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Simple Emergency First Aid Procedures for you Pet - Silverquine

Simple Emergency First Aid Procedures for you Pet

Knowing a few basic animal first aid procedures can save your pet’s life, but remember that first aid is not a substitute for veterinary attention.

Toxic Exposure

Signs: Red Eyes, Whining, Pawing at Nose

– Call veterinarian immediately.

– Follow instructions on packaging for rinsing/decontamination.

– Keep product out of eyes, mouth or nose.


Signs: Vomiting, Diarrhea, Foaming at the Mouth, Gagging

– Call your veterinarian or Animal Poison Control Center hotline (888.426.4435)

– Identify name, description of the substance, the amount ingested and how much time has passed.

– Have the product container/packaging available for reference.

– Collect any material your pet may have vomited or chewed, and place it in a plastic seal-able bag to take to your vet.


– Do not restrain the animal.

– Move objects out of the way that the animal could run into or injure itself with.

– Speak to the animal in loud, but reassuring tones.

– Time the seizure.

– Keep pet warm and quiet after seizure is over.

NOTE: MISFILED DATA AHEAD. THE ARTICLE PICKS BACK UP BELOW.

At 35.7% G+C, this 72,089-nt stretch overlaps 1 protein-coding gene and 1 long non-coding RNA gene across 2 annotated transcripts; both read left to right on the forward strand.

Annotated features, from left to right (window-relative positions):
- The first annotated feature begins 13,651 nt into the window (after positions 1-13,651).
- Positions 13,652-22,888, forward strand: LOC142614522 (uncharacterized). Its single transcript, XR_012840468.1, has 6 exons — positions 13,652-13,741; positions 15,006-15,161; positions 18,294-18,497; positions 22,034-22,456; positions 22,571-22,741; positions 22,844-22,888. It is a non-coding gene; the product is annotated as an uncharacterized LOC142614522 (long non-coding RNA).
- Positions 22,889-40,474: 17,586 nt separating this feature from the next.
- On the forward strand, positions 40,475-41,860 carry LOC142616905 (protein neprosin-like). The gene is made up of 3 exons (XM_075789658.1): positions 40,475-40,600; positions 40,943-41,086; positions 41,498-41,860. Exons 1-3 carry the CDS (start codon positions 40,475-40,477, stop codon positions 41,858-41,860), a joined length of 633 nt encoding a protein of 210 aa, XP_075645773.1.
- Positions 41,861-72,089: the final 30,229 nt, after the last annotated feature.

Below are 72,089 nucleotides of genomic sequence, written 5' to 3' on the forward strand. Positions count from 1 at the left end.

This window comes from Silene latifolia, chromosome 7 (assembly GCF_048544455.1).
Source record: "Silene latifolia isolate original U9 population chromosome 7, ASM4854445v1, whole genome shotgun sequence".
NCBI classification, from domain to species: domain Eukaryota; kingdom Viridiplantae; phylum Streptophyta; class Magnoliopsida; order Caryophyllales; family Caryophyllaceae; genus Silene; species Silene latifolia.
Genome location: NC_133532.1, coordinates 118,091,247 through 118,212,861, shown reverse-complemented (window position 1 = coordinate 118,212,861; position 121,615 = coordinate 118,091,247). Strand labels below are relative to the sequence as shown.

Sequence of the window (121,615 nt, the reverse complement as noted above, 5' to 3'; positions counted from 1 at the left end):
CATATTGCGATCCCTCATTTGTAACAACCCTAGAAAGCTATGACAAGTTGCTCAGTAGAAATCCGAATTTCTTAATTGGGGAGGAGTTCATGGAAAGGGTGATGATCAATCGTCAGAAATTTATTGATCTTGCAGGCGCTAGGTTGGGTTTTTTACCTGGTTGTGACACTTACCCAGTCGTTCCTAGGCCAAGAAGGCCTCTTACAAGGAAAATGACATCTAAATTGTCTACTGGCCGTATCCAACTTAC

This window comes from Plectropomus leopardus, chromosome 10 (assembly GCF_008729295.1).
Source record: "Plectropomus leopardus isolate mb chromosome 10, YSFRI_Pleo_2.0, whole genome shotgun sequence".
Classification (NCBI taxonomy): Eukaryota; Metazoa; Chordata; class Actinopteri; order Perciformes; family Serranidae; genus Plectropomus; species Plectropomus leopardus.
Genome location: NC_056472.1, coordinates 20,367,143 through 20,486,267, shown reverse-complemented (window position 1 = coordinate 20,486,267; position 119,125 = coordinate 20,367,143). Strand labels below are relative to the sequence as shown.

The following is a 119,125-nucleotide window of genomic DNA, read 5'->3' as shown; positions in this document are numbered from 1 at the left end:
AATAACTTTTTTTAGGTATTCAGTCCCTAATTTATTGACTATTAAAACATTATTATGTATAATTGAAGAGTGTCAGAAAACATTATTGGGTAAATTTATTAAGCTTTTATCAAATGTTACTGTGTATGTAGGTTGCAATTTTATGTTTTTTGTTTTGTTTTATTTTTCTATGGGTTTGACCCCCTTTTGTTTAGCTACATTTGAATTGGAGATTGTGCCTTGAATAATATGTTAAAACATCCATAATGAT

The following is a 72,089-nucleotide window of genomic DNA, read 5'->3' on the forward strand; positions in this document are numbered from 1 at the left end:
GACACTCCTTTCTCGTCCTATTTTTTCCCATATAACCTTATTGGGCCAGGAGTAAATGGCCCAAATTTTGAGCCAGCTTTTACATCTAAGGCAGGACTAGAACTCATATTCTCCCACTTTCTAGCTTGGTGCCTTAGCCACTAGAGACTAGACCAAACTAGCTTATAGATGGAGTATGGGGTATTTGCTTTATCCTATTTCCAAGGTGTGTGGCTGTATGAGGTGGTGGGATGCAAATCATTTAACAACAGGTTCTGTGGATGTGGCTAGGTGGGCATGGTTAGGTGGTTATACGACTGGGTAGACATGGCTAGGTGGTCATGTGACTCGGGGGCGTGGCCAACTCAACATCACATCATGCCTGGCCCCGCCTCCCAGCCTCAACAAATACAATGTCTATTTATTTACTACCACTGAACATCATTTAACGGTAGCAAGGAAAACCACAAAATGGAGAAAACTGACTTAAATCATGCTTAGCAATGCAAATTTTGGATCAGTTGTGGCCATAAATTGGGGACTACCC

– Call veterinarian.


Signs: Difficulty Breathing, Choking Sounds, Blue Tinged Lips/Tongue

– Use caution – a choking pet is more likely to bite in his panic.

– If the pet can still breathe, keep it calm and get it to a veterinarian. If possible, have another person call the vet while you help your pet.

– Look into the pet’s mouth to see if a foreign object is visible.

– If you see an object, gently try to remove it with pliers or tweezers, but be careful not to push the object further down the throat. Don’t spend a lot of time trying to remove it if it’s not easy to reach – go to your vet.

– If you can’t remove the object or your pet collapses, lay your pet on its side and strike the rib cage firmly with the palm of your hand 3 – 4 times. Keep repeating this until the object is dislodged or until you arrive at the veterinarian’s office.


Signs: Excessive Panting, Rapid Heart Rate

– Move the animal to a shaded are and out of direct sunlight.

– Place a cool, wet towel around its neck and head (Do not cover your pet’s eyes, mouth or nose)

– Remove the towel, wring it out, re-wet it and re-wrap it every few minutes as you cool the animal.

– Pour or use a hose to keep water running over the animal’s body (specially the abdomen and between the hind legs)

– Transport the pet to a veterinarian as soon as possible.

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